To the Man Who Told Me I Was 'Too Damaged' to Be Loved
I was 19 when we were introduced. It was my first year of university and you were perhaps the nicest man I’d ever met. I felt safe with you because, unlike every man I’d ever known, you never pushed me into anything that made me feel uncomfortable. At 35, you were almost twice my age, but it never once showed. You allowed me to live out the childhood no one ever had and together we shared laughter, love and light.
It made sense to me that if there were one person I could trust with my burdens, it would be you. You, who had been there to pick me up from the ground and treat my wounds when I fell off my bike. You, who brought me out of my shell and taught me how to dance salsa. You, who introduced me to your family with such pride and untamed joy. You were the man I thought I loved.
Your devotion to God and the church intimidated me somewhat, but I was willing to try to believe. I was willing to go to church with you, to pray with you. I would have followed you anywhere.
At the time, I didn’t fully understand the nature of my depression, nor did I truly appreciate the depths of my trauma. As my father taught me, “Crying is for the weak and pathetic.” So, I never allowed you to witness my “weakness.” I couldn’t bear another person viewing me as weak and I definitely did not want you to pity me. I made a pact with myself to only ever show you my happiness and you ate that up. You swallowed it whole and always came back for more.
And then I crashed into a wall, fell to the ground faster and harder than ever before. Only this time you weren’t there to pick me up. You weren’t there to heal my wounds or share my darkness. When you stopped by my dorm for basketball practice and I told you I wasn’t well, you asked me if I needed medicine. I tried to explain it wasn’t physical, that instead, I felt an immense sadness inside of me. I told you I didn’t think I could make it through another day with so many dark thoughts consuming my mind. To my surprise, you just scoffed and told me to stop being so dramatic. I watched you walk away and after I let out all of my screams, I crawled back into bed and cursed you for being so damn ignorant.
Days went by without a word. Texts went ignored. Calls went unanswered. I left you message after message, told you I needed you, but my darkness wasn’t something you had signed up for. Long gone was the vibrant, joyful me. Long gone was the laughter, love and light.
After a few more days, I managed to force myself out of bed, across campus and to your dorm. I knocked and you asked who it was. Too afraid to reply, I remained silent as I listened to the scraping of your chair against the wooden floor. I still remember the look in your eyes when you saw me — hair unwashed, my face blotchy from days of crying. Seeing you there in front of me, all of my anger and hurt faded away. I didn’t want to know why you had abandoned me — I just wanted you to hold me and tell me you’d always be there for me.
Wanting some air, I suggested we go for a walk around the lakes. It was late summer and the campus was mostly empty. I remember enjoying summer’s soft glow as it shimmered across my skin. I needed this. I needed out of my bed. We wandered around until, eventually, we came to a stop. Silence. No explanations or hugs and even though I thought I didn’t need to know, I did ask you why you had ignored my calls and messages. You were taken back by my forwardness — something I always struggled to show — and told me you were “too preoccupied with work,” that things were getting to be “too much between us.”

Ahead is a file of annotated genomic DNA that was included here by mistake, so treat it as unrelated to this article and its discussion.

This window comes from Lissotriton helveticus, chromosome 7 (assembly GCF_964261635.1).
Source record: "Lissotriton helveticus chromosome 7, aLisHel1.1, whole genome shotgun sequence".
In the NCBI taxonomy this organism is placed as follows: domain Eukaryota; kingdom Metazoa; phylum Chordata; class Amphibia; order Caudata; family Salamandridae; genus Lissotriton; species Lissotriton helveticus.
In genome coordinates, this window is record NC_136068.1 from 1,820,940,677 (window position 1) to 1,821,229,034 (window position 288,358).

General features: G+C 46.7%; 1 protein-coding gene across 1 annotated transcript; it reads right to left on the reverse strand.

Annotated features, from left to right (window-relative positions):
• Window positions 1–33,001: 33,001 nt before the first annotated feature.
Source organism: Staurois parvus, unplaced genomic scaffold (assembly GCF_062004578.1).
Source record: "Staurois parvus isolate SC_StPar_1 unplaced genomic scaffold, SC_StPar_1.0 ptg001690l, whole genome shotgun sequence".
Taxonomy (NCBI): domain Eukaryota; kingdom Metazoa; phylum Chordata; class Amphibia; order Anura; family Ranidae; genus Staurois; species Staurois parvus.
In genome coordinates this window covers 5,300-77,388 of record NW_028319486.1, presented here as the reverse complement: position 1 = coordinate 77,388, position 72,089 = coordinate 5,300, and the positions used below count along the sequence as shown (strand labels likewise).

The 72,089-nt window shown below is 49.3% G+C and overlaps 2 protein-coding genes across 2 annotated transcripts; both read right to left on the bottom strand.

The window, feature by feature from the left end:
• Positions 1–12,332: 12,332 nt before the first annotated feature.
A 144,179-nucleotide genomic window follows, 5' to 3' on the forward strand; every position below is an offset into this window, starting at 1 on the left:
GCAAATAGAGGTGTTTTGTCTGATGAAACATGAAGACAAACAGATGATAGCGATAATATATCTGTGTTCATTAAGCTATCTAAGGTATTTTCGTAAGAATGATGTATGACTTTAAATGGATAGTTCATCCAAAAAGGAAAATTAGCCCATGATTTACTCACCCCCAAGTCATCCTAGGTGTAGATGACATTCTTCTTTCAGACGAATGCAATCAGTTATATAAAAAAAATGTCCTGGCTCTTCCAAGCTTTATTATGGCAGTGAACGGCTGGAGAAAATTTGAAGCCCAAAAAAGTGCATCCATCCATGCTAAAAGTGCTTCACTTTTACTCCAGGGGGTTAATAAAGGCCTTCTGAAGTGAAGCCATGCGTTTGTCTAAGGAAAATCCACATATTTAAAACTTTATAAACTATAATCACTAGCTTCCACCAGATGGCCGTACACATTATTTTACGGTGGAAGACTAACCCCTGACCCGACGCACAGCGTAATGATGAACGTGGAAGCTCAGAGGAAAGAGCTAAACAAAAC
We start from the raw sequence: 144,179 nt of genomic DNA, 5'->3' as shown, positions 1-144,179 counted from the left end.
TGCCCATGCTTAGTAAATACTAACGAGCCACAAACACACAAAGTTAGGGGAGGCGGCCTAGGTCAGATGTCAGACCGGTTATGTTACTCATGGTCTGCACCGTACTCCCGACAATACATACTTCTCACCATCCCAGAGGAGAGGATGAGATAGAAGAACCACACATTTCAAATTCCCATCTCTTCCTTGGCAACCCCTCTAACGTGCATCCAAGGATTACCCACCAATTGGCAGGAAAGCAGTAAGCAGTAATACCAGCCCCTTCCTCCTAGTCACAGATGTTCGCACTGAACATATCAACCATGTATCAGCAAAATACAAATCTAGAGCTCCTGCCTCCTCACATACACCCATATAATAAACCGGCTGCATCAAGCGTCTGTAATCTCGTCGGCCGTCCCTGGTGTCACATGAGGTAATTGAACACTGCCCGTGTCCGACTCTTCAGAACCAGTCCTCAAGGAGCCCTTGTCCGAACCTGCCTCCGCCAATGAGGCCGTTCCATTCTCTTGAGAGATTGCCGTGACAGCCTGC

I should have walked away in that moment. I should have told you how disgusting it was of you to abandon me when I needed you the most. Instead, I opened my heart to you further, telling you about the sexual abuse I lived through as a child, how my father was an alcoholic who physically and emotionally tortured me for years. I couldn’t bring myself to look at you until all of the words had run dry, until the sobbing stopped. I took a deep breath and turned to face you. Your eyes were hard then and I saw a darkness in you that was never there before. You looked hurt. You looked hurt… and then you spoke.
“You should have told me. I invested so much time in you, but you’re too damaged for me to love. You’re tainted.”
I hadn’t ever spoken so deeply about my history before, so I never knew what reaction to expect, but it wasn’t that. I did not expect to be judged so harshly for the cruelties I had been dealt. I never asked for any of it, but you made me see myself as responsible, as someone who wanted terrible things to happen to her. You made me hate myself more than I already did. You made me believe I was unlovable. When I asked you to clarify what you meant, you told me that you, as a man of God, could not be with someone who had already been sexually active.
How I wish I had spoken up to you in that moment, to have made you feel as small as you made me. To call a child who was abused “sexually active” is in itself disgusting. Thirteen years later, those words still haunt me. They creep in sometimes when my partner tells me he loves me or when people say I’m strong. You’re weak and damaged and tainted, your voice echoes. Then there are times like today, when I am able to see the lies in your words, when I am able and willing to write about it, to connect with other survivors because I never want them to feel how you made me feel.
I am not too broken or too damaged to be loved. I am not tainted because of my past. I am able to give and receive love every day despite my past and I consider that to be a great victory. Any survivor who is able to trust and love and hope after abuse deserves your utmost respect.
Getty Images photo via Archv